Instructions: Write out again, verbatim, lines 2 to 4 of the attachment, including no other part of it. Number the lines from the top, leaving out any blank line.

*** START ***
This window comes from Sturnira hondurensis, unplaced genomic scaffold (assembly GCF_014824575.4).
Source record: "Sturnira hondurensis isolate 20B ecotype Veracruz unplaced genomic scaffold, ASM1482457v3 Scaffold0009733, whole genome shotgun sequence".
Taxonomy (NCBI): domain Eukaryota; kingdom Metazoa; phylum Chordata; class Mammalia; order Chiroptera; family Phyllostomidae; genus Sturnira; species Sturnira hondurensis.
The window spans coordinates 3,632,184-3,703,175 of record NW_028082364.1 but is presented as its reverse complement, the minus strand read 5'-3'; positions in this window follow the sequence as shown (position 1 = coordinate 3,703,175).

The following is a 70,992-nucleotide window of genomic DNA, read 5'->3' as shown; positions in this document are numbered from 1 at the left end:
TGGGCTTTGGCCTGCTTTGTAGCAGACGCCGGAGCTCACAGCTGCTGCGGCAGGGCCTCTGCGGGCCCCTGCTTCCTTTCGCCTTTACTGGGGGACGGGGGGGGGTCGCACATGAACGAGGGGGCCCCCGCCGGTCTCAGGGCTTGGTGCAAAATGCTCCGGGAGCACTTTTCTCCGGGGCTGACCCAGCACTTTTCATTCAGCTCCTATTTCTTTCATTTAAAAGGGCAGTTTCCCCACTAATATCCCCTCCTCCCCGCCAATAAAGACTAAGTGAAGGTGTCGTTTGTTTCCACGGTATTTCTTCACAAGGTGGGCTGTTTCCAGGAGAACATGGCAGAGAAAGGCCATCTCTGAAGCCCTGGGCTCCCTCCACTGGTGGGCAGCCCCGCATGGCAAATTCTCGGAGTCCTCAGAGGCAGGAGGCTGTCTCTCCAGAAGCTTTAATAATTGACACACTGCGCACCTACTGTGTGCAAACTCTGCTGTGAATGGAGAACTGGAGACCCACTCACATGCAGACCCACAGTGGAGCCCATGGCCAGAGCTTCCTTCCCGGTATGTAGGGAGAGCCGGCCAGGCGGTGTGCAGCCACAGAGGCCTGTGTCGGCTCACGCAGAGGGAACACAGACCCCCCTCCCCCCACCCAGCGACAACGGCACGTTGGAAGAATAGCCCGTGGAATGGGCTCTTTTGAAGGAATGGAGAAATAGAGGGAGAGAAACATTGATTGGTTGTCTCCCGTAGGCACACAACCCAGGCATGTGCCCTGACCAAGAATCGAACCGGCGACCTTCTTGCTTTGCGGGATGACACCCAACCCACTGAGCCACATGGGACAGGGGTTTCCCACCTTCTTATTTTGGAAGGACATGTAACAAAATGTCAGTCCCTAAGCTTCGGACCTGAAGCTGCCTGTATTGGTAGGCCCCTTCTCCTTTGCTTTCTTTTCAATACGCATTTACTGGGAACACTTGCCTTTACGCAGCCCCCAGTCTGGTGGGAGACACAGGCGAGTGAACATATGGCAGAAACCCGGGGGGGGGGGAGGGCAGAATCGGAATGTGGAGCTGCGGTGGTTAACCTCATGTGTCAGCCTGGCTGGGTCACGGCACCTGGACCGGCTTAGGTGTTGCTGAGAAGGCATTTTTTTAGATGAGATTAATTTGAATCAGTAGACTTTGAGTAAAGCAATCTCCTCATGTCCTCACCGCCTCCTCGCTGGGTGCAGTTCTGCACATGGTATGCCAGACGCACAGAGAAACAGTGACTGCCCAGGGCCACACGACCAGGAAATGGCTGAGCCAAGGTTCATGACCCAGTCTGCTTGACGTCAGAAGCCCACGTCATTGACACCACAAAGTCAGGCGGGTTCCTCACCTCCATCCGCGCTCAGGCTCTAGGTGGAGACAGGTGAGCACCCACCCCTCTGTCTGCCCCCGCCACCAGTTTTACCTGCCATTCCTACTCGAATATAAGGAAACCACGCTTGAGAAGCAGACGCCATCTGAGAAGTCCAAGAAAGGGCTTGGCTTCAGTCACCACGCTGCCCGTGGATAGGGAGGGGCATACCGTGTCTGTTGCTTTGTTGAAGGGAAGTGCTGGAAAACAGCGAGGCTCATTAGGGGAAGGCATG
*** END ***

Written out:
Source record: "Sturnira hondurensis isolate 20B ecotype Veracruz unplaced genomic scaffold, ASM1482457v3 Scaffold0009733, whole genome shotgun sequence".
Taxonomy (NCBI): domain Eukaryota; kingdom Metazoa; phylum Chordata; class Mammalia; order Chiroptera; family Phyllostomidae; genus Sturnira; species Sturnira hondurensis.
The window spans coordinates 3,632,184-3,703,175 of record NW_028082364.1 but is presented as its reverse complement, the minus strand read 5'-3'; positions in this window follow the sequence as shown (position 1 = coordinate 3,703,175).